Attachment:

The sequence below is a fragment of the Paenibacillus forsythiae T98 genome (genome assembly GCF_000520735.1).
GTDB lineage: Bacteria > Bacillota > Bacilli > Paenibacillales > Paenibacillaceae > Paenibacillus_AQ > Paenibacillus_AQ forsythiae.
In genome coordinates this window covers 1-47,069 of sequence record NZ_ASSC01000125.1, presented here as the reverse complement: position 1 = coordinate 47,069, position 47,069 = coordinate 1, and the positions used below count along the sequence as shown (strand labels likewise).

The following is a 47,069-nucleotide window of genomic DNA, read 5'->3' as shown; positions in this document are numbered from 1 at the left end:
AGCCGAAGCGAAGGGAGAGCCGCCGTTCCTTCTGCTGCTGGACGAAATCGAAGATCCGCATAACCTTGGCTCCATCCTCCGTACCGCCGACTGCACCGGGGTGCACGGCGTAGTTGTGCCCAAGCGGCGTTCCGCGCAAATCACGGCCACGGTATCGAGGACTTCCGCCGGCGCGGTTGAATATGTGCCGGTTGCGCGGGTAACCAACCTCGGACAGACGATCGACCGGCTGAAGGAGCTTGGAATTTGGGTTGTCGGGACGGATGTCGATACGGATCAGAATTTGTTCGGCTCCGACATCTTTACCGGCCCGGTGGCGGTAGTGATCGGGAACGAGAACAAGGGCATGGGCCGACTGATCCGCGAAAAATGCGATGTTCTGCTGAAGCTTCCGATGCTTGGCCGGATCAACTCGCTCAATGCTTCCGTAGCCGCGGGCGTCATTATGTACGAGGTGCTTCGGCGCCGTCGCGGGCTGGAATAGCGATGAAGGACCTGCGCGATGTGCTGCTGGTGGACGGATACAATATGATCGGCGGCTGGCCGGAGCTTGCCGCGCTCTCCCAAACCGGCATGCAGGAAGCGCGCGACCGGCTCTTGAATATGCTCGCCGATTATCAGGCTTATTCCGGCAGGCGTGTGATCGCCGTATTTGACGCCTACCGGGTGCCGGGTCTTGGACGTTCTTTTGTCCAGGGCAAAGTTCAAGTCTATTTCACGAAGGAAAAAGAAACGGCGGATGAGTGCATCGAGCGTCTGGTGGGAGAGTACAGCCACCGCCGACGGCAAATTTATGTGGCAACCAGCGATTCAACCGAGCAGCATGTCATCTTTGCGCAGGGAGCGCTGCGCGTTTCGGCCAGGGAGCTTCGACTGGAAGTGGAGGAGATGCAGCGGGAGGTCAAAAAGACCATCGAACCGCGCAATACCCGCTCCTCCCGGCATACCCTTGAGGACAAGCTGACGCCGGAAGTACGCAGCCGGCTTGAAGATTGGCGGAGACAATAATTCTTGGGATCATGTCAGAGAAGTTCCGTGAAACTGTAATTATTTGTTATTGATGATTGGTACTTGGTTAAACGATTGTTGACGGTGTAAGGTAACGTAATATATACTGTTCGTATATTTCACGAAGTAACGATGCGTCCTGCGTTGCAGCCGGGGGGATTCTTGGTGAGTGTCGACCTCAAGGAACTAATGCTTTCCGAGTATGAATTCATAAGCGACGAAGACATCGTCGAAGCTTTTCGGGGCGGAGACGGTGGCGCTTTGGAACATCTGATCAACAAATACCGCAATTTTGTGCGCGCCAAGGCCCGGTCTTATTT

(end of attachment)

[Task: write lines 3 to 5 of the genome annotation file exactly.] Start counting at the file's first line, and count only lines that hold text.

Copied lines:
In genome coordinates this window covers 1-47,069 of sequence record NZ_ASSC01000125.1, presented here as the reverse complement: position 1 = coordinate 47,069, position 47,069 = coordinate 1, and the positions used below count along the sequence as shown (strand labels likewise).

The following is a 47,069-nucleotide window of genomic DNA, read 5'->3' as shown; positions in this document are numbered from 1 at the left end:
AGCCGAAGCGAAGGGAGAGCCGCCGTTCCTTCTGCTGCTGGACGAAATCGAAGATCCGCATAACCTTGGCTCCATCCTCCGTACCGCCGACTGCACCGGGGTGCACGGCGTAGTTGTGCCCAAGCGGCGTTCCGCGCAAATCACGGCCACGGTATCGAGGACTTCCGCCGGCGCGGTTGAATATGTGCCGGTTGCGCGGGTAACCAACCTCGGACAGACGATCGACCGGCTGAAGGAGCTTGGAATTTGGGTTGTCGGGACGGATGTCGATACGGATCAGAATTTGTTCGGCTCCGACATCTTTACCGGCCCGGTGGCGGTAGTGATCGGGAACGAGAACAAGGGCATGGGCCGACTGATCCGCGAAAAATGCGATGTTCTGCTGAAGCTTCCGATGCTTGGCCGGATCAACTCGCTCAATGCTTCCGTAGCCGCGGGCGTCATTATGTACGAGGTGCTTCGGCGCCGTCGCGGGCTGGAATAGCGATGAAGGACCTGCGCGATGTGCTGCTGGTGGACGGATACAATATGATCGGCGGCTGGCCGGAGCTTGCCGCGCTCTCCCAAACCGGCATGCAGGAAGCGCGCGACCGGCTCTTGAATATGCTCGCCGATTATCAGGCTTATTCCGGCAGGCGTGTGATCGCCGTATTTGACGCCTACCGGGTGCCGGGTCTTGGACGTTCTTTTGTCCAGGGCAAAGTTCAAGTCTATTTCACGAAGGAAAAAGAAACGGCGGATGAGTGCATCGAGCGTCTGGTGGGAGAGTACAGCCACCGCCGACGGCAAATTTATGTGGCAACCAGCGATTCAACCGAGCAGCATGTCATCTTTGCGCAGGGAGCGCTGCGCGTTTCGGCCAGGGAGCTTCGACTGGAAGTGGAGGAGATGCAGCGGGAGGTCAAAAAGACCATCGAACCGCGCAATACCCGCTCCTCCCGGCATACCCTTGAGGACAAGCTGACGCCGGAAGTACGCAGCCGGCTTGAAGATTGGCGGAGACAATAATTCTTGGGATCATGTCAGAGAAGTTCCGTGAAACTGTAATTATTTGTTATTGATGATTGGTACTTGGTTAAACGATTGTTGACGGTGTAAGGTAACGTAATATATACTGTTCGTATATTTCACGAAGTAACGATGCGTCCTGCGTTGCAGCCGGGGGGATTCTTGGTGAGTGTCGACCTCAAGGAACTAATGCTTTCCGAGTATGAATTCATAAGCGACGAAGACATCGTCGAAGCTTTTCGGGGCGGAGACGGTGGCGCTTTGGAACATCTGATCAACAAATACCGCAATTTTGTGCGCGCCAAGGCCCGGTCTTATTT